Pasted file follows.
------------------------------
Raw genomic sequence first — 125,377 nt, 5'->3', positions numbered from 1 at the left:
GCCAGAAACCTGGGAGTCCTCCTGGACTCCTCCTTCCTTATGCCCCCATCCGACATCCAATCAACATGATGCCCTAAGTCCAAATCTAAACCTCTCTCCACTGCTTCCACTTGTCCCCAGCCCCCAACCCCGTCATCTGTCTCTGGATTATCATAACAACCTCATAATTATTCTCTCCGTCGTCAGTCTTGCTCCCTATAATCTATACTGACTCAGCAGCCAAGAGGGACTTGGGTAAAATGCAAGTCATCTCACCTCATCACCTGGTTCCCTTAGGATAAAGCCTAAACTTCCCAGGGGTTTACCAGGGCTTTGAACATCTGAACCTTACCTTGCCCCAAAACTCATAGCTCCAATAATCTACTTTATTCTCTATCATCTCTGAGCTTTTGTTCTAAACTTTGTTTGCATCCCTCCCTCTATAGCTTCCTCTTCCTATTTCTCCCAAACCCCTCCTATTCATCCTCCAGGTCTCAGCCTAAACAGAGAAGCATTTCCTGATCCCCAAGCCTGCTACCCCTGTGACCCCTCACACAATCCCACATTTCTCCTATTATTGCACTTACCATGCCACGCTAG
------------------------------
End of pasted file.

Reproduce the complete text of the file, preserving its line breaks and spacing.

Raw genomic sequence first — 125,377 nt, 5'->3', positions numbered from 1 at the left:
GCCAGAAACCTGGGAGTCCTCCTGGACTCCTCCTTCCTTATGCCCCCATCCGACATCCAATCAACATGATGCCCTAAGTCCAAATCTAAACCTCTCTCCACTGCTTCCACTTGTCCCCAGCCCCCAACCCCGTCATCTGTCTCTGGATTATCATAACAACCTCATAATTATTCTCTCCGTCGTCAGTCTTGCTCCCTATAATCTATACTGACTCAGCAGCCAAGAGGGACTTGGGTAAAATGCAAGTCATCTCACCTCATCACCTGGTTCCCTTAGGATAAAGCCTAAACTTCCCAGGGGTTTACCAGGGCTTTGAACATCTGAACCTTACCTTGCCCCAAAACTCATAGCTCCAATAATCTACTTTATTCTCTATCATCTCTGAGCTTTTGTTCTAAACTTTGTTTGCATCCCTCCCTCTATAGCTTCCTCTTCCTATTTCTCCCAAACCCCTCCTATTCATCCTCCAGGTCTCAGCCTAAACAGAGAAGCATTTCCTGATCCCCAAGCCTGCTACCCCTGTGACCCCTCACACAATCCCACATTTCTCCTATTATTGCACTTACCATGCCACGCTAG